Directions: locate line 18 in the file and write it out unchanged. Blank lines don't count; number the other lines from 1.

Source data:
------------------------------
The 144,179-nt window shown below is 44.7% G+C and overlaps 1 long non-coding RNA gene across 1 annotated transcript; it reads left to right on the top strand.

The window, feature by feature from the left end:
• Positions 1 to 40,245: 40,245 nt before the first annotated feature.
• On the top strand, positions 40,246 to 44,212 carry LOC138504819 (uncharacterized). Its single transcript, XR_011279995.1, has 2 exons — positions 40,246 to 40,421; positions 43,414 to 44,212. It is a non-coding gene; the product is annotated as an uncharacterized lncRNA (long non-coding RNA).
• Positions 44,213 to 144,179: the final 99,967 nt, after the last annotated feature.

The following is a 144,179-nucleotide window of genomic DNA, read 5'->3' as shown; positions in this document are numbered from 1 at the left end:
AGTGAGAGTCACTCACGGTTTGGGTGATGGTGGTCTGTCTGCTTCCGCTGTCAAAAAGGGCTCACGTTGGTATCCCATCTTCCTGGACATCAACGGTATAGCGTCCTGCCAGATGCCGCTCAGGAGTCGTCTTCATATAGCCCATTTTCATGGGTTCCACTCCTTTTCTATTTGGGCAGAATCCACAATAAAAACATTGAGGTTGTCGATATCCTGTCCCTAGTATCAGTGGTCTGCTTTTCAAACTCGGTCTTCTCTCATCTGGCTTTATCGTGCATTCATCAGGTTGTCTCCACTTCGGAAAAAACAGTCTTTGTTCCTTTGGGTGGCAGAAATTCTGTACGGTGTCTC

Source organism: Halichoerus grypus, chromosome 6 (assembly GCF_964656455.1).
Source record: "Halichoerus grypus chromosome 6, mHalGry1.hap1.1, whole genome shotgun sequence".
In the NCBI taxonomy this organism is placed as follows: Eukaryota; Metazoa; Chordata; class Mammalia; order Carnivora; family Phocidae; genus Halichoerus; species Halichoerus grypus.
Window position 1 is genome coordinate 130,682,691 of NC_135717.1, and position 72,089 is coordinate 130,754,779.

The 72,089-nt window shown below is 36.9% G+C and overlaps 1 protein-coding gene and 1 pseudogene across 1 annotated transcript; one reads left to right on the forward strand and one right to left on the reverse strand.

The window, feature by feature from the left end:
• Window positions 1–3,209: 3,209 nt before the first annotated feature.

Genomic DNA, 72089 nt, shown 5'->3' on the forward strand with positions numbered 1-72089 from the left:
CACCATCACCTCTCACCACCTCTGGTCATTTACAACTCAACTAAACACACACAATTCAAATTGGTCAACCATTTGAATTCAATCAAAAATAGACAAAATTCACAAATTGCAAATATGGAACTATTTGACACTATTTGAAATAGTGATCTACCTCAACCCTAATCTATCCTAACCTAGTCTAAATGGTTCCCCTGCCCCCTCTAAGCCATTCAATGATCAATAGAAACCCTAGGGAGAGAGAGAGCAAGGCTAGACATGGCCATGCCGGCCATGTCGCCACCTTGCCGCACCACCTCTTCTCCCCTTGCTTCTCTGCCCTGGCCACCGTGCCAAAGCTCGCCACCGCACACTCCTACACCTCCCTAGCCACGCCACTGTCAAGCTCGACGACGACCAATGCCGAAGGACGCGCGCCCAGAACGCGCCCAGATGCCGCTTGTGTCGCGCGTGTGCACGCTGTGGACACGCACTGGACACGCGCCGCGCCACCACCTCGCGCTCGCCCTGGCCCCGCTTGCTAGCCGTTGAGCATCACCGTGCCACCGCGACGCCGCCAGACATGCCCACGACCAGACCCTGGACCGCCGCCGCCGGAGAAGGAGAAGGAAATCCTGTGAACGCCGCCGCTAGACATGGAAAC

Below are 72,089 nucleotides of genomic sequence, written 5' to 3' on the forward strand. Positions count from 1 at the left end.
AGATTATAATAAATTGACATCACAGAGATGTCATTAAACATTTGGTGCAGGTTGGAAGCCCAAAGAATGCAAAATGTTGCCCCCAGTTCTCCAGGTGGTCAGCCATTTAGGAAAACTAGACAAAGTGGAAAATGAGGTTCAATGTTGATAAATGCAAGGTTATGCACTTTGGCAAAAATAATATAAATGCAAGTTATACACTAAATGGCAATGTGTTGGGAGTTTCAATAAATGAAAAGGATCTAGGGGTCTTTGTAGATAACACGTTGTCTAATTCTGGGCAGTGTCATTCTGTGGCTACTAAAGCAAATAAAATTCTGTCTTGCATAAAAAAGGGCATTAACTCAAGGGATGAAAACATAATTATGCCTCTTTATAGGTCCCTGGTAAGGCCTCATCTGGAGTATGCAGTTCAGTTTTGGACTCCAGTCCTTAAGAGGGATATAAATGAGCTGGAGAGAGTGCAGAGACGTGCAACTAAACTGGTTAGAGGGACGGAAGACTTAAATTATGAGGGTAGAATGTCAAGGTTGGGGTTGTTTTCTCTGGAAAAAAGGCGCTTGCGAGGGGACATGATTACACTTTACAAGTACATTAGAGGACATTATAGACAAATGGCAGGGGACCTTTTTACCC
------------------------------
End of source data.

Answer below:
AGATTATAATAAATTGACATCACAGAGATGTCATTAAACATTTGGTGCAGGTTGGAAGCCCAAAGAATGCAAAATGTTGCCCCCAGTTCTCCAGGTGGTCAGCCATTTAGGAAAACTAGACAAAGTGGAAAATGAGGTTCAATGTTGATAAATGCAAGGTTATGCACTTTGGCAAAAATAATATAAATGCAAGTTATACACTAAATGGCAATGTGTTGGGAGTTTCAATAAATGAAAAGGATCTAGGGGTCTTTGTAGATAACACGTTGTCTAATTCTGGGCAGTGTCATTCTGTGGCTACTAAAGCAAATAAAATTCTGTCTTGCATAAAAAAGGGCATTAACTCAAGGGATGAAAACATAATTATGCCTCTTTATAGGTCCCTGGTAAGGCCTCATCTGGAGTATGCAGTTCAGTTTTGGACTCCAGTCCTTAAGAGGGATATAAATGAGCTGGAGAGAGTGCAGAGACGTGCAACTAAACTGGTTAGAGGGACGGAAGACTTAAATTATGAGGGTAGAATGTCAAGGTTGGGGTTGTTTTCTCTGGAAAAAAGGCGCTTGCGAGGGGACATGATTACACTTTACAAGTACATTAGAGGACATTATAGACAAATGGCAGGGGACCTTTTTACCC